Cuban artist Yoan Capote uses all kinds of unusual materials to create beautiful art installations. For one of his latest project, Isla, he used around 500,000 fishhooks to build a photo-like seascape mural.
Throughout the years we’ve featured a lot of talented artists with the power of turning everyday objects into stunning masterpieces, and today we’re proud to add Yoan Capote to our ever-growing list. The Cuban artist is famous for the way he manages to take common household objects and create beautiful artworks, but I think his latest creation is also his most impressive one. Named Isla, the 26-foot-wide mural was assembled out of half a million intertwined fishhooks, nails and oil. Looking at it from a distance, you’d think it’s just a photo of the calm open sea, but as you draw near, the secret behind the realistic seascape is revealed. Even with the help of 30 assistants, Yoan Capote took since months to complete his fascinating fishhook mural.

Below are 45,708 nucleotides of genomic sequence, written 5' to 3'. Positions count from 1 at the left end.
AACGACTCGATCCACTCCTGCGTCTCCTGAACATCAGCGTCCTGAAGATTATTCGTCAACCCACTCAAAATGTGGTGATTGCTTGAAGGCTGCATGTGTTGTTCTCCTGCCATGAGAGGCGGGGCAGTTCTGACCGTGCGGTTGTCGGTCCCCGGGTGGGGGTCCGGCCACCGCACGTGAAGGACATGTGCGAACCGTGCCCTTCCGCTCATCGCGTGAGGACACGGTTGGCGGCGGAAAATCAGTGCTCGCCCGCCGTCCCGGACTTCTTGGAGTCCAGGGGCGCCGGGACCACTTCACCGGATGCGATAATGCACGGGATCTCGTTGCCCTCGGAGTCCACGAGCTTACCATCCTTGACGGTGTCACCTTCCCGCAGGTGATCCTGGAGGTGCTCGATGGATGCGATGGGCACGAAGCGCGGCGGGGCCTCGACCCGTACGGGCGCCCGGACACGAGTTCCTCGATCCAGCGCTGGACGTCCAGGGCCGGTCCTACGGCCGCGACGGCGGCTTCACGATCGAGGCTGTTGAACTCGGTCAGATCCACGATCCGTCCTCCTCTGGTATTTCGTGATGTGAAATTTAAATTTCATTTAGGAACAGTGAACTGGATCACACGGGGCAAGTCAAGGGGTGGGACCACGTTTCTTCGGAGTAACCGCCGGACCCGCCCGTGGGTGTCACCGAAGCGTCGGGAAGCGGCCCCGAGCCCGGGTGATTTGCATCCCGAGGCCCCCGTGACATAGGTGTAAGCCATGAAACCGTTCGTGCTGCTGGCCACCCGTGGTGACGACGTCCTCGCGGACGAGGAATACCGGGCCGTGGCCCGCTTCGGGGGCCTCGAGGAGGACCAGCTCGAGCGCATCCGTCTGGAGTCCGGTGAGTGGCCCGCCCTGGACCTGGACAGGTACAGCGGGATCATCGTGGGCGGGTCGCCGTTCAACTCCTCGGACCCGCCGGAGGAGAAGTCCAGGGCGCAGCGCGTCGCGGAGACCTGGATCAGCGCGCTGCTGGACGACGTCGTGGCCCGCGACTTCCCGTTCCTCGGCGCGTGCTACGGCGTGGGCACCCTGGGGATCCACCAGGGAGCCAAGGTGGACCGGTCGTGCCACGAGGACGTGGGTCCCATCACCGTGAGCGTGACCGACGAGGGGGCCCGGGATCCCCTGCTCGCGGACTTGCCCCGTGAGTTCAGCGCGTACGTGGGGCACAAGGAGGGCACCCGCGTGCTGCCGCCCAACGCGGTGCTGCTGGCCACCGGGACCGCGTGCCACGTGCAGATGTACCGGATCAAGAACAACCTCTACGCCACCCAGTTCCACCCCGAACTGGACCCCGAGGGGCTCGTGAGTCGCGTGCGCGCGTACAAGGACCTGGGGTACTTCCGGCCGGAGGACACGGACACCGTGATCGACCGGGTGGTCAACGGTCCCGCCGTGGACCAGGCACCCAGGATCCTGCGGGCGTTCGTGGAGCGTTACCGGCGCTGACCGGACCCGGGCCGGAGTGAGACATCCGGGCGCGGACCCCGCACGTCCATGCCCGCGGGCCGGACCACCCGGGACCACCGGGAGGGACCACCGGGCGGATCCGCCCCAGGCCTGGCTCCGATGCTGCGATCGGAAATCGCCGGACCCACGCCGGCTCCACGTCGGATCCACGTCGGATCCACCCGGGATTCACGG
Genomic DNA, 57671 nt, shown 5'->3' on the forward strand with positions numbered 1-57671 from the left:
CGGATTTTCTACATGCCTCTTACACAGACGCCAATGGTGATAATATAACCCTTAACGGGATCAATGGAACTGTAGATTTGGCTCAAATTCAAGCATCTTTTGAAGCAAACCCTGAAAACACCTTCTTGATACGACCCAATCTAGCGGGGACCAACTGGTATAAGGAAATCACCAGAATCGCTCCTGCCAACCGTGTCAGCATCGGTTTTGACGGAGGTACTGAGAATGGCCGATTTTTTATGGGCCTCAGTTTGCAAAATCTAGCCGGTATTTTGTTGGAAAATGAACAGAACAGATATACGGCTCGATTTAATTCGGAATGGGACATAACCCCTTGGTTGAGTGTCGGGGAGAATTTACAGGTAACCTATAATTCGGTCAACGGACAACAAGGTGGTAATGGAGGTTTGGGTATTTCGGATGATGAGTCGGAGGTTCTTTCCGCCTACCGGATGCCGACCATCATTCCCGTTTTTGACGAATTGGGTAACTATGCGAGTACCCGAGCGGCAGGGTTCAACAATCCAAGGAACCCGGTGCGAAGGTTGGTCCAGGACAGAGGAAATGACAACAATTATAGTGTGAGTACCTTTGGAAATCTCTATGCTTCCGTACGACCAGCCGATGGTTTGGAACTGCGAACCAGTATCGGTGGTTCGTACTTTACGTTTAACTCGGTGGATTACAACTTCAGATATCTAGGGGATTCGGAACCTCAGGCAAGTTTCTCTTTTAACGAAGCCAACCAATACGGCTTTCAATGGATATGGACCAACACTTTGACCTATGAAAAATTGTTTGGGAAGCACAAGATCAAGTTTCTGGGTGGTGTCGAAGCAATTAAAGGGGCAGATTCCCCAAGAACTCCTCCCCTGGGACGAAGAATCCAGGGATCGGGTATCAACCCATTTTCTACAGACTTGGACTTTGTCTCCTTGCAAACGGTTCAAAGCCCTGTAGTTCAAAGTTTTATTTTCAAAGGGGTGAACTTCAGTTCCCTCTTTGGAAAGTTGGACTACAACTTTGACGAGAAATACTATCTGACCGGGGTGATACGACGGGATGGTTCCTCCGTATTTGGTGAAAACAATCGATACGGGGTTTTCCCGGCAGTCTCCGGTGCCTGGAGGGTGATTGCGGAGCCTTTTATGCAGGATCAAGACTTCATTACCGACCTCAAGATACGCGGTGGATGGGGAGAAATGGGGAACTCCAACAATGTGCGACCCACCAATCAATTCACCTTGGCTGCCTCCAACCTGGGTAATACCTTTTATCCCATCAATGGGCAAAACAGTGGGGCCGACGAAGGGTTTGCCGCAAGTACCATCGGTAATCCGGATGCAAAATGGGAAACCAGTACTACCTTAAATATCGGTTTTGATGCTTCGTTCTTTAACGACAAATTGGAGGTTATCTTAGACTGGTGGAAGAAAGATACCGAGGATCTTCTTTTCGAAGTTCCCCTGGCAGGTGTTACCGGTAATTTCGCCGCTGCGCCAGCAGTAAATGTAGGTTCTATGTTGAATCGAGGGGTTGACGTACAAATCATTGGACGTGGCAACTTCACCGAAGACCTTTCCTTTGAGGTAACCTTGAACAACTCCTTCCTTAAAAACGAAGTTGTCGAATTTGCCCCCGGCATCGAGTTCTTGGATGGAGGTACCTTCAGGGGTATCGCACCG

Asked why he chose fishhooks as a medium for his artwork, Capote said “I decided to use fishhooks in this series because I wanted to create a tension between beauty and seduction and danger and entrapment.”
via My Modern Met